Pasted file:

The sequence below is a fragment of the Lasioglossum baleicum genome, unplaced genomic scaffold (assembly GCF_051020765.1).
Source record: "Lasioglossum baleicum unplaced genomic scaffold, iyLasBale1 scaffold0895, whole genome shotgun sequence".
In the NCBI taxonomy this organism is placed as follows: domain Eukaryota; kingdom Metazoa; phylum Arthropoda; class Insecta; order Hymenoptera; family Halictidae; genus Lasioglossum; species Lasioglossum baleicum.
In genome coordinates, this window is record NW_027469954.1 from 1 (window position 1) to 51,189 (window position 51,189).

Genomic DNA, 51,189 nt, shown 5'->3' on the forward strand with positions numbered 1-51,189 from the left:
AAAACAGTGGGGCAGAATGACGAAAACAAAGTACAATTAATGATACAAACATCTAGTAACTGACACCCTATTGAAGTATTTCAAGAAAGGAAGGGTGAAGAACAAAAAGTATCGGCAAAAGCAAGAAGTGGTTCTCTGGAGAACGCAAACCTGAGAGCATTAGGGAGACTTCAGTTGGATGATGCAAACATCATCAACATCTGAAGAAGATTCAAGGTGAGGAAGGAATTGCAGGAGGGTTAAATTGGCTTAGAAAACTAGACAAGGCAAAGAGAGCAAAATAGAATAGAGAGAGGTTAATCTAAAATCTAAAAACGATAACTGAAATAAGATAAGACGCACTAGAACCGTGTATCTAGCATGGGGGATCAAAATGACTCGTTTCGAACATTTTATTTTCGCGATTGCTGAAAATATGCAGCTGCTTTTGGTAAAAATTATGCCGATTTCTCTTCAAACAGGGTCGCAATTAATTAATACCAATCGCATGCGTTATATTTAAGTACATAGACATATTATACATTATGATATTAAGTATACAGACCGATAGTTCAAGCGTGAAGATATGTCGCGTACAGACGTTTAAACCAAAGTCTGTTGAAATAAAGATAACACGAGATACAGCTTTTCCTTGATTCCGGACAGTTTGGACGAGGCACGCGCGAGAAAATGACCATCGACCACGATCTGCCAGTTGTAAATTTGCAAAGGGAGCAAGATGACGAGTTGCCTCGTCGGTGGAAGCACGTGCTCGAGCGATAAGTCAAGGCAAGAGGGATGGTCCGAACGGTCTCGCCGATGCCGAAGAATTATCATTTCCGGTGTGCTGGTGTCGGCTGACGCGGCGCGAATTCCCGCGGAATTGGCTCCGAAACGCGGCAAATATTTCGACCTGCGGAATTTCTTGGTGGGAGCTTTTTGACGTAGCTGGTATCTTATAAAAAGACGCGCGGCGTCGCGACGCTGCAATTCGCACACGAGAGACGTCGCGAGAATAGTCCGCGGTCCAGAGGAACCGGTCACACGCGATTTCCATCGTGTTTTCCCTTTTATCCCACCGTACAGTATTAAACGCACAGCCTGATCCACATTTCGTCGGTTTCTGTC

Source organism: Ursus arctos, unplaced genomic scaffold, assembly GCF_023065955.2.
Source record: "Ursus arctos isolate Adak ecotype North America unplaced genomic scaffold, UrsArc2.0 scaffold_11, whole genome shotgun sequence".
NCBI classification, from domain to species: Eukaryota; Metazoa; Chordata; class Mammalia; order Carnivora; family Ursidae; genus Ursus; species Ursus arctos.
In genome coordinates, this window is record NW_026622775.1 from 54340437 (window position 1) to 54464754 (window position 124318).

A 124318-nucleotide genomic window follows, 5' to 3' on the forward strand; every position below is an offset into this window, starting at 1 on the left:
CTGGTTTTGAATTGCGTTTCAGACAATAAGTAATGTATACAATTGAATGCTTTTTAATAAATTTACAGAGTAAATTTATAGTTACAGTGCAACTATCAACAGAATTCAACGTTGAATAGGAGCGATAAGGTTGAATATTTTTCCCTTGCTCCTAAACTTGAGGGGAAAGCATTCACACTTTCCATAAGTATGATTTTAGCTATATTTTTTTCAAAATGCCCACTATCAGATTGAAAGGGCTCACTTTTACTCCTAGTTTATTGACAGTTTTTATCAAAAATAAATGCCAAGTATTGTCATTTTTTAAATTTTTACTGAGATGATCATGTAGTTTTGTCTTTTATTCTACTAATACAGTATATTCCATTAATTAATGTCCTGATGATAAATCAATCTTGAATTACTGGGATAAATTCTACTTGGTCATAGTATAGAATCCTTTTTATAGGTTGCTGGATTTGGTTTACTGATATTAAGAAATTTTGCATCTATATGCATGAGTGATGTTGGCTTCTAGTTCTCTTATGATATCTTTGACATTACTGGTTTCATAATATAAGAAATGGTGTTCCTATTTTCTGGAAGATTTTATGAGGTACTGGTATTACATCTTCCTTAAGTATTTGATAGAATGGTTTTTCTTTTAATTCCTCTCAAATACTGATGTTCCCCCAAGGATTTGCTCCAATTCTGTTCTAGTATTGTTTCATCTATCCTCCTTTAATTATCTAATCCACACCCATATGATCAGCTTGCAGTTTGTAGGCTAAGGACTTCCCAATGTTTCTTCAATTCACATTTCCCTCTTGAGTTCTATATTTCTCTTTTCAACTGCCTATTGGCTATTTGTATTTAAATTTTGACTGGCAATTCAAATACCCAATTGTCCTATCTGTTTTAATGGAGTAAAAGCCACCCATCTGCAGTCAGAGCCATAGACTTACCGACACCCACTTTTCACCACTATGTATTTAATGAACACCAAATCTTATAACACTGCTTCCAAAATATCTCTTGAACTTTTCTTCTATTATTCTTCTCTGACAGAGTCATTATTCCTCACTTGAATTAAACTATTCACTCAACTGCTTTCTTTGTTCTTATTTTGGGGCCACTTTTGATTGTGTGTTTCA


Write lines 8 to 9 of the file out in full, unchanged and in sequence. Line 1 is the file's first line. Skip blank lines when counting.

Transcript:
Source record: "Ursus arctos isolate Adak ecotype North America unplaced genomic scaffold, UrsArc2.0 scaffold_11, whole genome shotgun sequence".
NCBI classification, from domain to species: Eukaryota; Metazoa; Chordata; class Mammalia; order Carnivora; family Ursidae; genus Ursus; species Ursus arctos.